Originally posted at American Thinker. blog
The definition of “motherly” is “caring, protective, and kind,” and all of these words apply to mom/hero Stephanie Decker of Henryville, Indiana. In the path of a group of deadly tornadoes churning through the middle of the country, to save her children Stephanie was willing to lose her life, and in the process lost portions of both her legs.
The Scripture says that “Greater love has no one than this, that he lay down his life for his friends.” In this case, Stephanie’s friends were her children.
With a mother’s protective love and intuition, Decker realized that the approaching storm would be devastating and that if she didn’t protect her babies there was a good chance they could lose their lives. As the storm bore down, Decker hurried her children into the basement, swaddled them in a blanket to keep them together, and rather than protect herself, safeguarded them with her body.
Stephanie described the scene: “The pillars, the steel beams, the bricks, everything from the house was hitting me in the back. I remember having the steel beam fall right on my leg. And Dominic at one point said, ‘Mommy, I need you to save me.'”
This brave woman, a mother in the truest sense of the word, was like a valiant soldier throwing his body over a grenade to save the lives of his comrades. Decker too was willing to depart this life if it meant preserving the lives of her children.
Once the storm passed, Decker realized that her home had been demolished and that a “steel beam had fallen on her legs.” Stephanie’s initial concern: Are Dominic and Reese all right? Thankfully, unlike her, both survived without a scratch.
Bleeding profusely, she attempted to slow the flow by fashioning a tourniquet while she waited for Dominic and Reese to go for help. As she lay there hemorrhaging, “[r]efusing to close her eyes for fear she might die,” the words on her lips were “I have to live for my kids.”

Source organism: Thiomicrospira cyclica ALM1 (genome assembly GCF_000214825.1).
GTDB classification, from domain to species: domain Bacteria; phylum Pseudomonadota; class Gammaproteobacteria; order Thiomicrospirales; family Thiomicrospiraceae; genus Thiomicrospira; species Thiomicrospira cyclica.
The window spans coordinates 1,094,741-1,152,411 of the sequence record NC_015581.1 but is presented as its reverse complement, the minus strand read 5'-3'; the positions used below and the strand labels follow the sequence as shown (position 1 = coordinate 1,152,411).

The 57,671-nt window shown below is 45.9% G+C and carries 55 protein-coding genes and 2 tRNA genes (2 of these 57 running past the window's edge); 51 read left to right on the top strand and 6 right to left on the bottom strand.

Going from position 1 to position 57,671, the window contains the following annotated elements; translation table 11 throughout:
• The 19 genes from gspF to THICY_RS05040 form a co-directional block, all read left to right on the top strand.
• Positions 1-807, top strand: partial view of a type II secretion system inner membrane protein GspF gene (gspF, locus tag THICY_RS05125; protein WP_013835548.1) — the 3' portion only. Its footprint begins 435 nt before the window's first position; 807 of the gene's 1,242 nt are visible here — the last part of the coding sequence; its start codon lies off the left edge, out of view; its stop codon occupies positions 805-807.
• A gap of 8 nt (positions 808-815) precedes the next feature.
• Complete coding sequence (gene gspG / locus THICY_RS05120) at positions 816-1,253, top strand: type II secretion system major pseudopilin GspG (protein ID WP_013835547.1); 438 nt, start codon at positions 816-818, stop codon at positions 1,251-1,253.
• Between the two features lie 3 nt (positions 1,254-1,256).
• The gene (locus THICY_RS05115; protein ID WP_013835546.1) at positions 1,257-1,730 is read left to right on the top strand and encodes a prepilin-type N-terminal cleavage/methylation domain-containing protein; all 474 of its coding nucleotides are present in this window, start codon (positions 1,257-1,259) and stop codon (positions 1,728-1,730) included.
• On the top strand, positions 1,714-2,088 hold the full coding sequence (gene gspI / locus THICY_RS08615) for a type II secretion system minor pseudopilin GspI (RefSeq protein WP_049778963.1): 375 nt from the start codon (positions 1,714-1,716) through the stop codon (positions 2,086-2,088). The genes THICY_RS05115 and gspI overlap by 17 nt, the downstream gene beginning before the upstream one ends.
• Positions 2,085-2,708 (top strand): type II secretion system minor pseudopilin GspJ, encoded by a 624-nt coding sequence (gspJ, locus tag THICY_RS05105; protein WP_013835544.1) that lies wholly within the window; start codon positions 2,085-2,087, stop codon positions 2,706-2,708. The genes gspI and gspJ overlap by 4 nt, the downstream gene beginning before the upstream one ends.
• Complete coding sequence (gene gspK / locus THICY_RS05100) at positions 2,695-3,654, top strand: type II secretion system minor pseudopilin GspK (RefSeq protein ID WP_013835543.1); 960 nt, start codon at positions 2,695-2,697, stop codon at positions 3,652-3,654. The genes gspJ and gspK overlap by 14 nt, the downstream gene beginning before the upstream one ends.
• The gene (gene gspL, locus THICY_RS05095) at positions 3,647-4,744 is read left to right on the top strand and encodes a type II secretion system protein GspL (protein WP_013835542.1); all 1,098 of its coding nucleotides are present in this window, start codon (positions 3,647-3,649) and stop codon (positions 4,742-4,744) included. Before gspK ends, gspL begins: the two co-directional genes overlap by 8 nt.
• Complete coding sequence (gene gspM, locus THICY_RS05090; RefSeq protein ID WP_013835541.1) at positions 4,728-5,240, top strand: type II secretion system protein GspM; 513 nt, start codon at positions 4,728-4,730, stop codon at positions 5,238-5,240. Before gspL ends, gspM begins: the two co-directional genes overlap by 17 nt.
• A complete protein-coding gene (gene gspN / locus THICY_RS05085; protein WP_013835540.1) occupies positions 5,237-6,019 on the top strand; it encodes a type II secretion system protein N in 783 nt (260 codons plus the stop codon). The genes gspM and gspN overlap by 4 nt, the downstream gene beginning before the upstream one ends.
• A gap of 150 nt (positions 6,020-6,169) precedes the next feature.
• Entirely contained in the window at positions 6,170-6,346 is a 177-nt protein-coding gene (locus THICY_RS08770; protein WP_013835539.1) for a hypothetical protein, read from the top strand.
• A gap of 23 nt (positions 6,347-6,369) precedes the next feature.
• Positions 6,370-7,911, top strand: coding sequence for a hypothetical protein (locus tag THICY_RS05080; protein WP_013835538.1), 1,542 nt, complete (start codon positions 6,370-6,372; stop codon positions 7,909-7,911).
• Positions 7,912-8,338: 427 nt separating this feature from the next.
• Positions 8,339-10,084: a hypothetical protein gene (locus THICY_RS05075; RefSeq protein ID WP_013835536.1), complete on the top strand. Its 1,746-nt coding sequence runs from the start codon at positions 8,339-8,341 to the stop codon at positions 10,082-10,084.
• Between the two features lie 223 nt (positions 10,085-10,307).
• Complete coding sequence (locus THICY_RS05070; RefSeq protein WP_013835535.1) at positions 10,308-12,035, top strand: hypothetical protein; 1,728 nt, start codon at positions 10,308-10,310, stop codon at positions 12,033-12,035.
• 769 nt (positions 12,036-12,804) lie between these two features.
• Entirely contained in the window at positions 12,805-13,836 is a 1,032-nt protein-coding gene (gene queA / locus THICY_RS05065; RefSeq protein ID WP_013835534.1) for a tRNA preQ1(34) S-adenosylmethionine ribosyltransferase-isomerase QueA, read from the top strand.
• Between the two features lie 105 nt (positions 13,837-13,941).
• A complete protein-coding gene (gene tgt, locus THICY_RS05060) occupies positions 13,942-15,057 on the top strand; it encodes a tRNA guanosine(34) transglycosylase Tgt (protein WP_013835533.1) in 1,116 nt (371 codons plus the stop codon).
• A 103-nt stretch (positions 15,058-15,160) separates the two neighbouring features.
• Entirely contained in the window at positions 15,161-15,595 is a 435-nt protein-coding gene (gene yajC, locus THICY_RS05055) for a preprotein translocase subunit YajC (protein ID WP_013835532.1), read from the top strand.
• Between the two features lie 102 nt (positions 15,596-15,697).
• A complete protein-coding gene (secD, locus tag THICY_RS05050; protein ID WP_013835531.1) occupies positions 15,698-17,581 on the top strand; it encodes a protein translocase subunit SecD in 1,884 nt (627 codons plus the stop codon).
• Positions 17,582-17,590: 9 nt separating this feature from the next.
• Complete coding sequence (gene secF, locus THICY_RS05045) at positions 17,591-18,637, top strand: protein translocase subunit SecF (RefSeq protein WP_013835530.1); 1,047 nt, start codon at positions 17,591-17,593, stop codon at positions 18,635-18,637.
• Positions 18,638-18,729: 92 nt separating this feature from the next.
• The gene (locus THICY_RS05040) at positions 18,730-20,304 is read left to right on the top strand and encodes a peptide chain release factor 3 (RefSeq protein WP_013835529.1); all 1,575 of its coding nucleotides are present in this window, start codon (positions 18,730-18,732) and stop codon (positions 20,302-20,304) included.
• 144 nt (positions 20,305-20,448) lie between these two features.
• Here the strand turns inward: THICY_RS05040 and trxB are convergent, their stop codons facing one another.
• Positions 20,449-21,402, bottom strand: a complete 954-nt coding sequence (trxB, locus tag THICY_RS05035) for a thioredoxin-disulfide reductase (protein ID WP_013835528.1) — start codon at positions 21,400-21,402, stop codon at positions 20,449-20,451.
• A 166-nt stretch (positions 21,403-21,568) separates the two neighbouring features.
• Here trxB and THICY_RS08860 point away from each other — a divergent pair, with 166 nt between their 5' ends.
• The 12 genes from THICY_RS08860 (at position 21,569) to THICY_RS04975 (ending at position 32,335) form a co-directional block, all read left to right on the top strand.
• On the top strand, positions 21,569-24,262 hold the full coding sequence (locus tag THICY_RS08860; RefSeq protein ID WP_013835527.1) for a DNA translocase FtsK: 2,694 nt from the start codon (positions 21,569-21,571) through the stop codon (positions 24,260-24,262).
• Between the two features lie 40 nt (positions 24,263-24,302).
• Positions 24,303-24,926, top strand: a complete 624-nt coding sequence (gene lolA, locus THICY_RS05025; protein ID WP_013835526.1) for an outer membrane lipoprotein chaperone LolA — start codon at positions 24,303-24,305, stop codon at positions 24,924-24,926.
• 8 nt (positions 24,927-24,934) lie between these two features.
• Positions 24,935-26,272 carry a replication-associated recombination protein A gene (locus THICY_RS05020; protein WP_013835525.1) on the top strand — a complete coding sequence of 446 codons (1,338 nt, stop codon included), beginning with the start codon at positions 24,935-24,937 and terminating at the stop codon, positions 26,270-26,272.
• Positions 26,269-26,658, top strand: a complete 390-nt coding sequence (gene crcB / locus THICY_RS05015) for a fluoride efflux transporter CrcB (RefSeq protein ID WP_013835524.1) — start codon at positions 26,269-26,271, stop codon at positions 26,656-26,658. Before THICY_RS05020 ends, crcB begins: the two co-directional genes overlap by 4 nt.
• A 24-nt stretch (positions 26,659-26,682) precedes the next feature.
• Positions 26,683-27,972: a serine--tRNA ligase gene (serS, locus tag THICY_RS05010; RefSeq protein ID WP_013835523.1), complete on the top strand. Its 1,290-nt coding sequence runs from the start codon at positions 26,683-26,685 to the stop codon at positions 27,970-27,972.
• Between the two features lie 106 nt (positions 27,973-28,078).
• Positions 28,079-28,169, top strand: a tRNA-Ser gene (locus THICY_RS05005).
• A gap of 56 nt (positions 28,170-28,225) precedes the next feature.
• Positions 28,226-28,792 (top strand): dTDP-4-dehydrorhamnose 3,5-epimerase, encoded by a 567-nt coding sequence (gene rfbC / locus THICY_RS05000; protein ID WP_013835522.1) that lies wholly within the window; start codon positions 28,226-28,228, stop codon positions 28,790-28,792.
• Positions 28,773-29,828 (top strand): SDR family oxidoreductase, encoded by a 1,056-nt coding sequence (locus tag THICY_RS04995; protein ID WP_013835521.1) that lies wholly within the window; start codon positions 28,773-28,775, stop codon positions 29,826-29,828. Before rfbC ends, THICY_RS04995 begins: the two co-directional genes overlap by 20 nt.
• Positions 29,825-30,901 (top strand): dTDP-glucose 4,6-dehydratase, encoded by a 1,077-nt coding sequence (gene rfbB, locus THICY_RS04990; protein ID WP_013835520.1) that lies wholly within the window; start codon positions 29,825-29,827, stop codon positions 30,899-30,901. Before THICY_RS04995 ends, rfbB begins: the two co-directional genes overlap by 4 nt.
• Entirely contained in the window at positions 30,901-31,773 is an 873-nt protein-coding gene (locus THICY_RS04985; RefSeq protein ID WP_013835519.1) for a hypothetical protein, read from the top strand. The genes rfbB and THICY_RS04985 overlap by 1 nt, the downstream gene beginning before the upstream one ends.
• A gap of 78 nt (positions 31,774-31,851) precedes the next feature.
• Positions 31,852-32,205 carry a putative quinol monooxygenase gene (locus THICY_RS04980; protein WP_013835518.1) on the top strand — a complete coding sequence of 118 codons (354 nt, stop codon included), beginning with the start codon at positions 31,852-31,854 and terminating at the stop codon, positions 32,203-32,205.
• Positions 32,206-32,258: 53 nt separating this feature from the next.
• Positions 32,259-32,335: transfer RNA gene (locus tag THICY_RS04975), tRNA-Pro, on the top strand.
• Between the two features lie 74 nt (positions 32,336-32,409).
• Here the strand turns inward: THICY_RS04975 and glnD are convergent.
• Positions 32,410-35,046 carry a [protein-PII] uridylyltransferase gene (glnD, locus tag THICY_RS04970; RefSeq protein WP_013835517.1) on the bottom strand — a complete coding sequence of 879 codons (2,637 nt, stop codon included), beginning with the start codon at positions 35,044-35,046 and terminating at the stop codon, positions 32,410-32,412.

Thanks to her children and a neighbor, she got to the hospital in time, but one leg had to be amputated below the knee and the other just above her ankle. Yet despite that devastating loss, the children she loved more than life itself were both still with her.
Smiling, because what matters most survived. Decker said she knows without legs her life will not be the same, but she has set a goal to “walk again in a few months,” and as a mother, I believe her. Her thoughts on the experience: “I’m the same person, but I learned a lot.” And still, first and foremost, her children, not her legs, remain her utmost concern.
A sobering thought to contemplate is that on the same day that Stephanie blanketed those children not only with a comforter but with the full length of her body and forfeited both her legs, at abortion clinics across the nation over 3,700 women, concerned only for their own well-being, put their own lives before their childrens’.
Lauded as a hero, Stephanie’s humble, matter-of-fact response to national praise was simply put when she said, “I call myself a mom.”
And that she is. Stephanie Decker is not only a hero, but also a beacon of much-needed conviction for would-be mothers who still have both legs, but whose empty lives are tainted with memories of lost children.